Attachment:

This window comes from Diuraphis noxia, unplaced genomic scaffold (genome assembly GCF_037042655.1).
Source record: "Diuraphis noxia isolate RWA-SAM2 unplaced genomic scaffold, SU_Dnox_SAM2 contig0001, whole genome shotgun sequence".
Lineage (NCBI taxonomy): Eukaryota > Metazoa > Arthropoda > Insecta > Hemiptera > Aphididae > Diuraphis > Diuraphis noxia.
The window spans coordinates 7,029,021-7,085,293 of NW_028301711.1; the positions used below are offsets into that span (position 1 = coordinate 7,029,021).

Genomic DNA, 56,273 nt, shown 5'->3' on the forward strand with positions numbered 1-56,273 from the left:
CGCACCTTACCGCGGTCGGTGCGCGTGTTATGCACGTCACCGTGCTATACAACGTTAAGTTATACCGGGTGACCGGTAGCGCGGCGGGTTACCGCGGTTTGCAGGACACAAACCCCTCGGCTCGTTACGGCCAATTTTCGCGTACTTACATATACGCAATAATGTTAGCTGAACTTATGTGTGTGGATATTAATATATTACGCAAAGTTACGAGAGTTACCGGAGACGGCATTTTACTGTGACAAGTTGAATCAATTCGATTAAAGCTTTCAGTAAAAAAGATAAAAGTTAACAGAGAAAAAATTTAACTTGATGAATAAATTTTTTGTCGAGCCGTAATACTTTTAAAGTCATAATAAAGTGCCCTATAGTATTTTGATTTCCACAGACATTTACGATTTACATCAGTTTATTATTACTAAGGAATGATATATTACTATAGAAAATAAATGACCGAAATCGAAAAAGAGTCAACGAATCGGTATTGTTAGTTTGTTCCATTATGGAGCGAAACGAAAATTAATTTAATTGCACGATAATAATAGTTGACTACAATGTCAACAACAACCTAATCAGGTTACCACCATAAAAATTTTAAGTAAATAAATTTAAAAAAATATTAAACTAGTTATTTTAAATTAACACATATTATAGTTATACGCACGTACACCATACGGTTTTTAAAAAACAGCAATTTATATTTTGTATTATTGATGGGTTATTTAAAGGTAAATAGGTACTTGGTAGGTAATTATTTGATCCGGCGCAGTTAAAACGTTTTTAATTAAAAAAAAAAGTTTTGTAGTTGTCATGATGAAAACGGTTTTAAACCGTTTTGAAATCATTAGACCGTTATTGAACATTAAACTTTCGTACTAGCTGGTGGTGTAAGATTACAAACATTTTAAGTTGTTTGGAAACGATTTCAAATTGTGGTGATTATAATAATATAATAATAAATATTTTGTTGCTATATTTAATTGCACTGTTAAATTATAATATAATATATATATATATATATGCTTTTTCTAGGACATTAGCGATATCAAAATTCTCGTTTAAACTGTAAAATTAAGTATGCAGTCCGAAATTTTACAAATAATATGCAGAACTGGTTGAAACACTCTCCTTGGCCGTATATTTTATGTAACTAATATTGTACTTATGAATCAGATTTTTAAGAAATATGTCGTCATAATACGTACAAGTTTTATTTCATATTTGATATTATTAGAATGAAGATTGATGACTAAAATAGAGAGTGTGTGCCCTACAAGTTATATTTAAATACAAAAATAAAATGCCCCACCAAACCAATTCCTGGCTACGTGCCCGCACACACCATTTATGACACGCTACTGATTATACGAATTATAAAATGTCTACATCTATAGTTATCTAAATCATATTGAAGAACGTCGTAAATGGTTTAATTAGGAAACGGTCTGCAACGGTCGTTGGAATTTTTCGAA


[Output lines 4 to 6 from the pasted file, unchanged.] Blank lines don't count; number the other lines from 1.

The window spans coordinates 7,029,021-7,085,293 of NW_028301711.1; the positions used below are offsets into that span (position 1 = coordinate 7,029,021).

Genomic DNA, 56,273 nt, shown 5'->3' on the forward strand with positions numbered 1-56,273 from the left:
CGCACCTTACCGCGGTCGGTGCGCGTGTTATGCACGTCACCGTGCTATACAACGTTAAGTTATACCGGGTGACCGGTAGCGCGGCGGGTTACCGCGGTTTGCAGGACACAAACCCCTCGGCTCGTTACGGCCAATTTTCGCGTACTTACATATACGCAATAATGTTAGCTGAACTTATGTGTGTGGATATTAATATATTACGCAAAGTTACGAGAGTTACCGGAGACGGCATTTTACTGTGACAAGTTGAATCAATTCGATTAAAGCTTTCAGTAAAAAAGATAAAAGTTAACAGAGAAAAAATTTAACTTGATGAATAAATTTTTTGTCGAGCCGTAATACTTTTAAAGTCATAATAAAGTGCCCTATAGTATTTTGATTTCCACAGACATTTACGATTTACATCAGTTTATTATTACTAAGGAATGATATATTACTATAGAAAATAAATGACCGAAATCGAAAAAGAGTCAACGAATCGGTATTGTTAGTTTGTTCCATTATGGAGCGAAACGAAAATTAATTTAATTGCACGATAATAATAGTTGACTACAATGTCAACAACAACCTAATCAGGTTACCACCATAAAAATTTTAAGTAAATAAATTTAAAAAAATATTAAACTAGTTATTTTAAATTAACACATATTATAGTTATACGCACGTACACCATACGGTTTTTAAAAAACAGCAATTTATATTTTGTATTATTGATGGGTTATTTAAAGGTAAATAGGTACTTGGTAGGTAATTATTTGATCCGGCGCAGTTAAAACGTTTTTAATTAAAAAAAAAAGTTTTGTAGTTGTCATGATGAAAACGGTTTTAAACCGTTTTGAAATCATTAGACCGTTATTGAACATTAAACTTTCGTACTAGCTGGTGGTGTAAGATTACAAACATTTTAAGTTGTTTGGAAACGATTTCAAATTGTGGTGATTATAATAATATAATAATAAATATTTTGTTGCTATATTTAATTGCACTGTTAAATTATAATATAATATATATATATATATATGCTTTTTCTAGGACATTAGCGATATCAAAATTCTCGTTTAAACTGTAAAATTAAGTATGCAGTCCGAAATTTTACAAATAATATGCAGAACTGGTTGAAACACTCTCCTTGGCCGTATATTTTATGTAACTAATATTGTACTTATGAATCAGATTTTTAAGAAATATGTCGTCATAATACGTACAAGTTTTATTTCATATTTGATATTATTAGAATGAAGATTGATGACTAAAATAGAGAGTGTGTGCCCTACAAGTTATATTTAAATACAAAAATAAAATGCCCCACCAAACCAATTCCTGGCTACGTGCCCGCACACACCATTTATGACACGCTACTGATTATACGAATTATAAAATGTCTACATCTATAGTTATCTAAATCATATTGAAGAACGTCGTAAATGGTTTAATTAGGAAACGGTCTGCAACGGTCGTTGGAATTTTTCGAA